Buying Wrecks

Now that you have saved enough money and upgraded the scrapyard to at least Tier 3 in scrap amount, quality, and wrecks (there are only two tiers for wrecks), you are ready for the next step.

 

 

With the first upgrade to the scrapyard, two of its four areas should be accessible to you. You may find a wreck in one of those areas, both of them, or find more than one wreck in each.

 

 

Once you find a wreck (shown below), approach it and press E (default) to examine it. You will be shown a tool tip with its overall quality, completeness, and profitability. Quality speaks for itself. The higher the better. It directly depends on the upgrades you’ve purchased for the scrapyard. Completeness refers to the overall state of the vehicle in terms of the number of parts present and missing. Again, the higher the better. Profitability is what the game has identified as the profit margin if you were to invest in the truck and resell it. Look for wrecks that are affordable (I try to look for ones that are no more than $22,000), higher quality (again, depends on the upgrades you’ve purchased, but strive for 70%+ as that is generally considered regular/good quality), and relatively complete. Those that have engines and transmissions are especially attractive.

 

 

 

Sometimes, the wreck’s hood will be closed and you cannot really see underneath the body to figure out whether or not it has an engine and transmission. The easiest way to check is to press Q (default) while looking at the wreck. A list of all parts that are missing will come up. Scroll through it and get a better idea of what you are working with and which parts you will need to buy to complete it.

 

 

Most of the time, you will find wrecks that are missing most body panels and in rare circumstances, even cabs. As long as you have a decent quality frame, engine, and transmission; it is inexpensive; and in good condition (above 70%), it is a wise investment and you should make a good profit. **Note: As of the writing of this guide, engines are not found at the scrapyard (even a fully upgraded one). They are the most expensive part of the truck and will set you back quite a bit if you have to buy them from the online shop. For this reason, I highly recommend buying wrecks that are not missing an engine or buying two wrecks (one with an engine and one without) if they are inexpensive to use them to build one truck. Transmissions are found in the scrapyard, but are not very common until you get to Tier 3 or 4 of scrapyard upgrades.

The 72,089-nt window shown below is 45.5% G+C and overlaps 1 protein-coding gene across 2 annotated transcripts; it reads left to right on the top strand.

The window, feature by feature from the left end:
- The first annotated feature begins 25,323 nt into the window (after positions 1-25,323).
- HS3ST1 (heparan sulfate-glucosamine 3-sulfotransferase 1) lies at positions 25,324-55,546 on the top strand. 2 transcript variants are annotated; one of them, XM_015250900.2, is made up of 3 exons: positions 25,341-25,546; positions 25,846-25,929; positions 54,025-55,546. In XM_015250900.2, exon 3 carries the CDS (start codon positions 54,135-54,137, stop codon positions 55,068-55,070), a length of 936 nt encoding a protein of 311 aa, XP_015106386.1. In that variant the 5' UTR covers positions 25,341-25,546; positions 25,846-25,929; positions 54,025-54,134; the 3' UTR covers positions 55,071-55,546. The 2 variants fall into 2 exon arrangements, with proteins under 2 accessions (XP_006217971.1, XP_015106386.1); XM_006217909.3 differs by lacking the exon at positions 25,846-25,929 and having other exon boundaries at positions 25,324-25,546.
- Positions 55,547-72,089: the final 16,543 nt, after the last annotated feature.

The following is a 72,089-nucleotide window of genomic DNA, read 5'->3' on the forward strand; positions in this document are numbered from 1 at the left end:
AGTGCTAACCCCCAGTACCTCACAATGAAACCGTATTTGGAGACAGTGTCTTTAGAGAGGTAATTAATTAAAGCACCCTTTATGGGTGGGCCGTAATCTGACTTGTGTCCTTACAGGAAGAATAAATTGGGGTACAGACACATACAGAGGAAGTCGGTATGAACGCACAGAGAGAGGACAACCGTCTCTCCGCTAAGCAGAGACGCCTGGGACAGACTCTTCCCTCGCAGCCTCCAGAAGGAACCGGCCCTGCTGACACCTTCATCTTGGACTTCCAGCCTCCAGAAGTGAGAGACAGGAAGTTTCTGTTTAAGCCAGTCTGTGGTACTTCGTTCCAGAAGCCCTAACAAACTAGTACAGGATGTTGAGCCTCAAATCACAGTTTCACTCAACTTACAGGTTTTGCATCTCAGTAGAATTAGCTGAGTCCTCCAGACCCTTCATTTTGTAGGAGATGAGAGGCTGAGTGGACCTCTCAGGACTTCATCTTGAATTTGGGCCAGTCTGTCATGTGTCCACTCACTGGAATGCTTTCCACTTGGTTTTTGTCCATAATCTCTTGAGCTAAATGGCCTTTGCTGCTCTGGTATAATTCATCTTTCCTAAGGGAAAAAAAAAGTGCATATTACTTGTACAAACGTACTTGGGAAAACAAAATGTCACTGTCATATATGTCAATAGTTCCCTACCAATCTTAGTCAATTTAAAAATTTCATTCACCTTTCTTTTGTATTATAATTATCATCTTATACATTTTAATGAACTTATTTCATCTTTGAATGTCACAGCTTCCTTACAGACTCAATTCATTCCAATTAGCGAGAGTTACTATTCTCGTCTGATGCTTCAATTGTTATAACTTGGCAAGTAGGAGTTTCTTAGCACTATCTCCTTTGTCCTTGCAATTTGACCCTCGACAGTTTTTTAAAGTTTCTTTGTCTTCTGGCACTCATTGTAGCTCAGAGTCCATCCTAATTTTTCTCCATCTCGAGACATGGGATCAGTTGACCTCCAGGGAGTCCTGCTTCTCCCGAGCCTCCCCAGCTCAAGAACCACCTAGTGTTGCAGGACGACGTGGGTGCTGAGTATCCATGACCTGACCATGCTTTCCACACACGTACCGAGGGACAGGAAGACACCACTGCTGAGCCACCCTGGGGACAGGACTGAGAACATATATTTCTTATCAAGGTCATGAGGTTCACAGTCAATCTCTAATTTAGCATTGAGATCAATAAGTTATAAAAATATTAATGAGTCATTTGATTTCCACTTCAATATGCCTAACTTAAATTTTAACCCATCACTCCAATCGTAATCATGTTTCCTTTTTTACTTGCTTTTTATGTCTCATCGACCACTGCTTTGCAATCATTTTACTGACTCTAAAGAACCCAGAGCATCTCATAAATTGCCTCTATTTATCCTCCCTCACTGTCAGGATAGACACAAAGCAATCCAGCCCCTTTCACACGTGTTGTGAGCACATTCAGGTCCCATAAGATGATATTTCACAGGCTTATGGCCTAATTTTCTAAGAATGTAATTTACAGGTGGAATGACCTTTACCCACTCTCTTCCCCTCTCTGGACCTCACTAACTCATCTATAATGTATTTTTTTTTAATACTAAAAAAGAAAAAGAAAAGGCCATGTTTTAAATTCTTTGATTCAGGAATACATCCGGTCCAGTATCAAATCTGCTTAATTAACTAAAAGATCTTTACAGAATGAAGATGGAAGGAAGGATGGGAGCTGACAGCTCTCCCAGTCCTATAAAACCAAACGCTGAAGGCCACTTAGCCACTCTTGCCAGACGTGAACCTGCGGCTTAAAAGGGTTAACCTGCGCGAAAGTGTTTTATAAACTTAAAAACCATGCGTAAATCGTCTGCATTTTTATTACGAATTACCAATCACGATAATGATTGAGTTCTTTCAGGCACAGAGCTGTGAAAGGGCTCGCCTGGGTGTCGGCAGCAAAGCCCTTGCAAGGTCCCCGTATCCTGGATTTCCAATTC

Shopping for Parts

Now that you’ve purchased a wreck (or more than one) and it is waiting for you in the backyard, it is time to start shopping for parts. Transfer the wreck to a lift in your garage. If you have not yet made a list of the missing parts, look at the truck and press Q (default) to see a list of what you will need.

 

 

**Note: If the wreck has absolutely no lift parts installed, they will not be listed. Keep that in mind if you intend to put in a 4″, 8″, or 12″ lift as all of the parts they require will be extra. If the truck has some lift parts installed, you will see the ones that are missing. In the list, you may see something like “12 inch right spring.” From that, you will know that the truck has 12″ lift parts installed. Knowing that will make it easier to figure out what it is you are looking for at the scrapyard when you go shopping.

 

 

Go to the scrapyard. Depending on the number and type of upgrades you purchased, you may see a few parts scattered here and there or piles stacked sky high.

 

 

Use the parts list you’ve made and start looking for the things you need. Try not to buy any parts that are below 65-70% quality (they will reduce the overall condition level of the truck when it’s fully assembled). **The exception to this rule are body panels: grills, front light frames, fenders, hoods, doors, cabs, beds, bed covers, and hatches. All of the mentioned body panels (except for ‘tarp’ style doors) can be reconditioned back to a full 100% quality by sandblasting them and then moving them to the paint booth (currently, parts often appear to remain the same quality level at the sandblasting shop and do not accurately reflect their restored 100% status until you move them straight to the paint booth from there).